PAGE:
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Emerald Ash Borer

Emerald ash borer (EAB) is an exotic beetle from Asia that feeds on ash tree foliage, usually in small, irregularly-shaped patches along the margins of leaves. Adult beetles are generally bright green and small enough to fit on a penny. EAB was discovered in July 2002 feeding on ash trees in southeastern Michigan and is now responsible for the destruction of millions of ash trees across 30 U.S. states, as well as in parts of Canada.

It is difficult to detect emerald ash borer in newly infested trees. When a tree has been infested for at least one year, the evidence starts to mount up. D-shaped exit holes left by emerging adults will be present on the branches and the trunk. Wavy trail lines in the cambium where bark has fallen away and dying branches in the upper and outer portions of the crown are also hallmarks of EAB hard at work.

Want to Know More?

Hungry Pests, a website maintained by the United States Department of Agriculture, Animal and Plant Health Inspection Service, is driven by the Leave Hungry Pests Behind initiative to raise public awareness about the threat of invasive pests. It provides an overview of the EAB, a handy quick facts section and resources for reporting the EAB in your state.

The Emerald Ash Borer Information Network is a collaborative effort of the USDA Forest Service and Michigan State University to provide comprehensive, accurate and timely information on the emerald ash borer, including how to move firewood, wood use options and options for when your ash trees have become infested.

Be A Smart Ash is a website with information about the EAB specific to the Denver, Colorado area. Don’t forget to check out their music video, “EAB (Get Ready)” to learn more about the EAB in an entertaining way!

There are a variety of treatment options for controlling the EAB, but unfortunately, none are a cure.

If you suspect you have trees affected by EAB, or any other pests, contact a professional arborist in your area to examine your trees and recommend potential treatment plans.

Image Credit:
Emerald ash borer: David Cappaert, Michigan State University
Catalogued on www.bugwood.org.

7 thoughts on “Emerald Ash Borer

  • Thank you for the web resources on finding out more on the Emerald Ash Borer. This pesky little beetle has caused a lot of damage to a number of trees in our area –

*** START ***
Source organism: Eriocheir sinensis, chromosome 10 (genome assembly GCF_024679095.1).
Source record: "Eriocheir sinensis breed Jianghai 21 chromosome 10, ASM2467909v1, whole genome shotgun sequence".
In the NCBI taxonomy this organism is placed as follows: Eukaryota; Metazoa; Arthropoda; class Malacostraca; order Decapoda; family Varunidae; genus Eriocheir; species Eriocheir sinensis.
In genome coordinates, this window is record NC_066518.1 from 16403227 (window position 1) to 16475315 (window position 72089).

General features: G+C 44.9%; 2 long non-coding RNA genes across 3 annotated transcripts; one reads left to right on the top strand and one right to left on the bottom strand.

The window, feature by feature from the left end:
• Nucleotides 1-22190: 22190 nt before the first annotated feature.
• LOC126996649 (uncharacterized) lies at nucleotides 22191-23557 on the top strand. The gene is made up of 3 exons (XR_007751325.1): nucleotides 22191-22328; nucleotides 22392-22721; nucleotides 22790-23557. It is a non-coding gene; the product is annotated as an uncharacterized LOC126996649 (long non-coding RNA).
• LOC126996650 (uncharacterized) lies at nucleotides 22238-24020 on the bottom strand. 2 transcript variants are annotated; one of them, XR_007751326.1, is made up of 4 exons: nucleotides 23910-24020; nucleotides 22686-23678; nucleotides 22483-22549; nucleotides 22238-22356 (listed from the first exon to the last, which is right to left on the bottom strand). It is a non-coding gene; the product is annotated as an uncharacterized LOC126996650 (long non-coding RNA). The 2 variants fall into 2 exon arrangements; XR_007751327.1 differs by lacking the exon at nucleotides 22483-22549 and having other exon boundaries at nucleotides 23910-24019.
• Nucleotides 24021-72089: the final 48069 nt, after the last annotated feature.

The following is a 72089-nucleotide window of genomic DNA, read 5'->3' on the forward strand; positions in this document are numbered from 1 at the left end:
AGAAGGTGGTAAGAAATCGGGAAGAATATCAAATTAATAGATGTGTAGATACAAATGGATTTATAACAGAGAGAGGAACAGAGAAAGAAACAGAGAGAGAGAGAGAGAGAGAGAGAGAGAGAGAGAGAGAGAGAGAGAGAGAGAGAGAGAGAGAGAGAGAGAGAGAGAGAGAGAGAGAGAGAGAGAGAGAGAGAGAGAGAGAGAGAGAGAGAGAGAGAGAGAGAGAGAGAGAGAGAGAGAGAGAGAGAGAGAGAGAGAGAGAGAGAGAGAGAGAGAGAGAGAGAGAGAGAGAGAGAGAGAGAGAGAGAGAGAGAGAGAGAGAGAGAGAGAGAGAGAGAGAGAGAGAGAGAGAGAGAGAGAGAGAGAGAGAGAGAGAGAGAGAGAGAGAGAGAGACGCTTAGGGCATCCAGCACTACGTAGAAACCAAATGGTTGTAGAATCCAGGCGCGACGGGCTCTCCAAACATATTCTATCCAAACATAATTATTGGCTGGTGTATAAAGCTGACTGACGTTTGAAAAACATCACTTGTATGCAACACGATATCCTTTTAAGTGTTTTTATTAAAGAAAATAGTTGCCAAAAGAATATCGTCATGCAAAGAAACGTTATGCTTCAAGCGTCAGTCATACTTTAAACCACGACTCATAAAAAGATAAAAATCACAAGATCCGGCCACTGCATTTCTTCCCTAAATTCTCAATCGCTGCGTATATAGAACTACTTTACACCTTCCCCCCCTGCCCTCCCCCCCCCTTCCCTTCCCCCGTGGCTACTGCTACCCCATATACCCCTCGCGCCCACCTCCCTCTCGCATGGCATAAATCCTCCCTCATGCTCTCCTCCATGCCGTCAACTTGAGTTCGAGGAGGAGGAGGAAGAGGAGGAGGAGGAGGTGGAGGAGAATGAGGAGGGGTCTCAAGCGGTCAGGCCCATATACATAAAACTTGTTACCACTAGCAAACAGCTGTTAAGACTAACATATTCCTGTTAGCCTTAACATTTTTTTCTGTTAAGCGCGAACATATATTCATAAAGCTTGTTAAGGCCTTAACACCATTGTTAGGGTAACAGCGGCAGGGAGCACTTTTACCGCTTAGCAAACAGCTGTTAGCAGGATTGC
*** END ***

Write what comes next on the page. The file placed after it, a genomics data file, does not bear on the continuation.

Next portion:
http://www.treeservice ajax.com

  • I agree with Trevor. These little bugs are causing a lot of grief for my clients in my region. I very often get calls with frustrated home owners trying to fight the infestation. Thank you for the resources provided here.

    James – http://www.landscapingservicesajax.com

  • Ash is an important broadleaf tree in the UK, the second most commonly planted genus, and makes up nearly 15% of all broad-leaved woodlands. Its wood is strong but flexible, with many uses including the manufacture of ladders, flooring, handles, sports goods and furniture. Although there is no evidence to date that EAB is present in the UK, the increase in global movement of imported wood, wood packaging and dunnage poses a risk of its accidental introduction.

  • We have had a real problem with these bugs here in northern WI. Thanks for the article and good luck to everyone dealing with them.

  • Another major pest for us here in the Dallas-Ft. Worht area has been woodboring beetles.

    Ugh… for the last 2-3 years our neighborhood has been wondering how we can fend them off. I’ve seen them around my trees, but so far I’ve been lucky. A guy a few blocks away had his tree removed earlier this spring because woodboring beetles have effectively destroyed it. There were times they were all up the trunk of the tree, inside and out.

    A tell-tale sign of woodboring beetles is small oval-shaped holes in the trunk of mostly older or unhealthy trees. If you see a crevice like this on one of your trees – GET IT CHECKED OUT, by a professional or something.

    Folks should get smart to pests in their lawns and on trees.
    Here’s a more descriptive guide of Woodboring beetles, so you can know what you’re up against. Good luck out there!

  • City of Chicago discovered god sent cure back in 2008, which not only fully protects largest 250-350 old Green, Blue and White Ash. But also helps substantially lower local infestation populations of exponentially building borer numbers, allowing unprotected trees in same treatment zone neighborhoods to survive 3-4 more years longer. Avoid well intentioned Arborist who assume career knowing how to manage Elm against DED, instantly makes them EAB experts. They are ones proclaiming full dose treatments required for life of Ash tree, since is for Elm. When fact is after EAB arrived in my NE Illinois region around 2001, and officially discovered in 2006. As of 2017 any unprotected trees lucky to survive peak event have stopped declining from any new EAB damage since Ash proven to recover from low borer numbers each spring by producing all new growth ring over previous years borer galleries. And as of 2018 said trees already showing remarkable vigorous recovery. Proving Ash is the only urban tree species worth temporarily protecting, even replacing with new Ash tree better option than selecting lesser amateur urban species like Maple or Linden. Check out my historical EAB info blog at scottieashseed.wordpress.com Enjoy!


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